Easter blessings from UCAN
There is no more important week in the year for Christians than this Holy Week. We call it Holy because of the mystery we celebrate - God's gift of His son who loves us to his death on Calvary and beyond.
Because of that love, we wish each other Happy Easter even when we know there is a lot of tragedy about it - Good Friday. As Christians, we know that what we see happening with and in Jesus goes to the heart of what we know from our own experience of life.
At the Second Vatican Council, the Christian lives we all lead were described as being shares in the Paschal Mystery. We have our share in the death and resurrection of Jesus every day. Our lives are part of the Paschal Mystery.
At UCAN, we work to describe that mystery in the unfolding tragedies and astonishing blessings of the people we seek out and report, feature and comment on.
While at times deeply distressing work, this effort of ours gets its coherence in the same way the death of Jesus did - because of the astonishing grace of a God who never gives up on life and love.
Because of that, we can wish you Happy Easter.
Fr. Michael Kelly SJ
Happy 500th birthday to the magnificent Sistine Chapel
This stunning creation celebrated its 500th birthday on Wednesday, but its global popularity is presenting problems.
- Alessandro Speciale
- Vatican City
- November 2, 2012
But as Pope Benedict XVI on Wednesday celebrated the 500th anniversary of the Renaissance masterpiece, the Vatican said the growing number of tourists who visit the historic site every year might eventually lead to limiting access to the chapel to help preserve the frescoes from human-born problems and pollutants.
"We could limit access, introducing a maximum number of entries," wrote Antonio Paolucci, the director of the Vatican Museums, in L'Osservatore Romano, the Vatican's semi-official newspaper. "We will do this, if the pressure from tourism were to increase beyond a reasonable level and if we were to fail in resolving the problem efficiently."
Paolucci stressed, however, that in his opinion such measures will not be necessary "in the short to medium term."
About 5 million tourists visit the Sistine Chapel every year, with peaks of around 20,000 visitors per day, making preservation of the centuries-old frescoes an "arduous challenge."
The "dust, the humidity which bodies bring with them inside, the carbon dioxide produced by perspiration" risk "damaging the painting in the long run," Paolucci said.
The chapel, which is dominated on the altar wall by Michelangelo's later masterpiece, the Last Judgment, completed in 1541, is where cardinals congregate in strict secrecy to elect a new pope.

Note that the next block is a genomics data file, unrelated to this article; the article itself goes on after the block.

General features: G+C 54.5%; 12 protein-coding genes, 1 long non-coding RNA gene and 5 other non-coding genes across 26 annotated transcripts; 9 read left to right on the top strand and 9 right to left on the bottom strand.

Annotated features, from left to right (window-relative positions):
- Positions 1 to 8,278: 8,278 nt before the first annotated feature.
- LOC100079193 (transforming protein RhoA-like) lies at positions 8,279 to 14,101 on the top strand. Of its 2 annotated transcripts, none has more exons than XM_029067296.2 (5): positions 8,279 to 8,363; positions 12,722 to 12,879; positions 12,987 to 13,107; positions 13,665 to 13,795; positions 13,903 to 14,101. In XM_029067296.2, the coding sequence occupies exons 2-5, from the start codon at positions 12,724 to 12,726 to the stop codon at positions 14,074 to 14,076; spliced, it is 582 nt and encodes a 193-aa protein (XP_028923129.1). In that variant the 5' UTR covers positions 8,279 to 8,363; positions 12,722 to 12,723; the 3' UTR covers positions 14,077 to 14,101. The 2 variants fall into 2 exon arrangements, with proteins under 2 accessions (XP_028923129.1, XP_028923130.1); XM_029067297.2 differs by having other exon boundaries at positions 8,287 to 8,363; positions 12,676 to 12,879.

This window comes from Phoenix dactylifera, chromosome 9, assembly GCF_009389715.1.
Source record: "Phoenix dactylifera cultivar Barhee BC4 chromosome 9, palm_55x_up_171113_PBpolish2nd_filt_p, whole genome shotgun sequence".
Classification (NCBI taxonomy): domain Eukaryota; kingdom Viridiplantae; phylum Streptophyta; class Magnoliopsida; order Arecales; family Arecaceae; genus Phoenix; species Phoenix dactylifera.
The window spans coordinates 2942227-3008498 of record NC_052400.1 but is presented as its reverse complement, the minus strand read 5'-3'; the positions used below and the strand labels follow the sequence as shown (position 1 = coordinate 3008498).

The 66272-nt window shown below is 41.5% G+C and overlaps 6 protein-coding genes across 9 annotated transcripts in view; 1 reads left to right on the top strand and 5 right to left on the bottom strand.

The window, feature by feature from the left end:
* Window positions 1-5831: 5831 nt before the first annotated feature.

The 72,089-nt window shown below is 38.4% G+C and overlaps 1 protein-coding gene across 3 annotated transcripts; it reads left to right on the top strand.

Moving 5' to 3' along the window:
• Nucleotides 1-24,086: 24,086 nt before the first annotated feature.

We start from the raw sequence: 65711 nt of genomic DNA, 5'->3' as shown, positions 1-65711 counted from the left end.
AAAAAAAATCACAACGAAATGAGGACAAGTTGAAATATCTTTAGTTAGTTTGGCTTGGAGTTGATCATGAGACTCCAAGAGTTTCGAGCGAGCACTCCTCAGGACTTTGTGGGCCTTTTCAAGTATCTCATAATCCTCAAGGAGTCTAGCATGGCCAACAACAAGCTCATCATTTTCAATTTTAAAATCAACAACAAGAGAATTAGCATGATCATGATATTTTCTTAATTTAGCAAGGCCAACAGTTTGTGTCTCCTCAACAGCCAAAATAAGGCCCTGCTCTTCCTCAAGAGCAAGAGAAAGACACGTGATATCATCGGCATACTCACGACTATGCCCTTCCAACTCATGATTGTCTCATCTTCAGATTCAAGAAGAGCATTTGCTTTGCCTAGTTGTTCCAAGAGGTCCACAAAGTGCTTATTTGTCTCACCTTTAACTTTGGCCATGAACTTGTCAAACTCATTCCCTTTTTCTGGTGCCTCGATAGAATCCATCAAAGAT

The vault's frescoes were painted by Michelangelo, who worked mostly lying on his back, between 1508-1512. They include the iconic image of God extending his finger to give life to Adam.
"In the encounter between God's finger and man's finger, we see the contact between heaven and earth," Benedict said at a vesper service Wednesday to commemorate the chapel's inauguration.
After a 14-year restoration project in 1994, the chapel was fitted with a ventilation system to purify and dehumidify the air.
But Paolucci announced that the Vatican has commissioned Carrier, a subsidiary of Connecticut-based United Technologies Corporation, to design a new, "radically innovative" air-conditioning and climate control system for the Sistine Chapel to help deal with the increasing numbers of visitors. "The new equipment should be operative in a year," he said.
The debate over limiting access to the Sistine Chapel was sparked in September after Piero Citati, one of Italy's leading intellectuals, published a polemical article in a leading Italian daily.
Describing a visit to the chapel in the Corriere della Sera newspaper, Citati claimed visitors thronged the sacred space "like drunken herds" while the vapor from their breath and the noise from their voice made "any form of contemplation impossible."
"In the universal confusion, no one saw anything," he said.
Responding to Citati in L'Osservatore Romano on Sept. 28, Paolucci wrote that "the days when only Russian grand dukes and English lords ... could gain access to the great masterpieces are definitely over." In the era of large-scale tourism, he added, "limiting numbers is unthinkable."
Full Story:Â On Sistine Chapel's 500th anniversary, foot traffic remains a threat
Source: National Catholic Reporter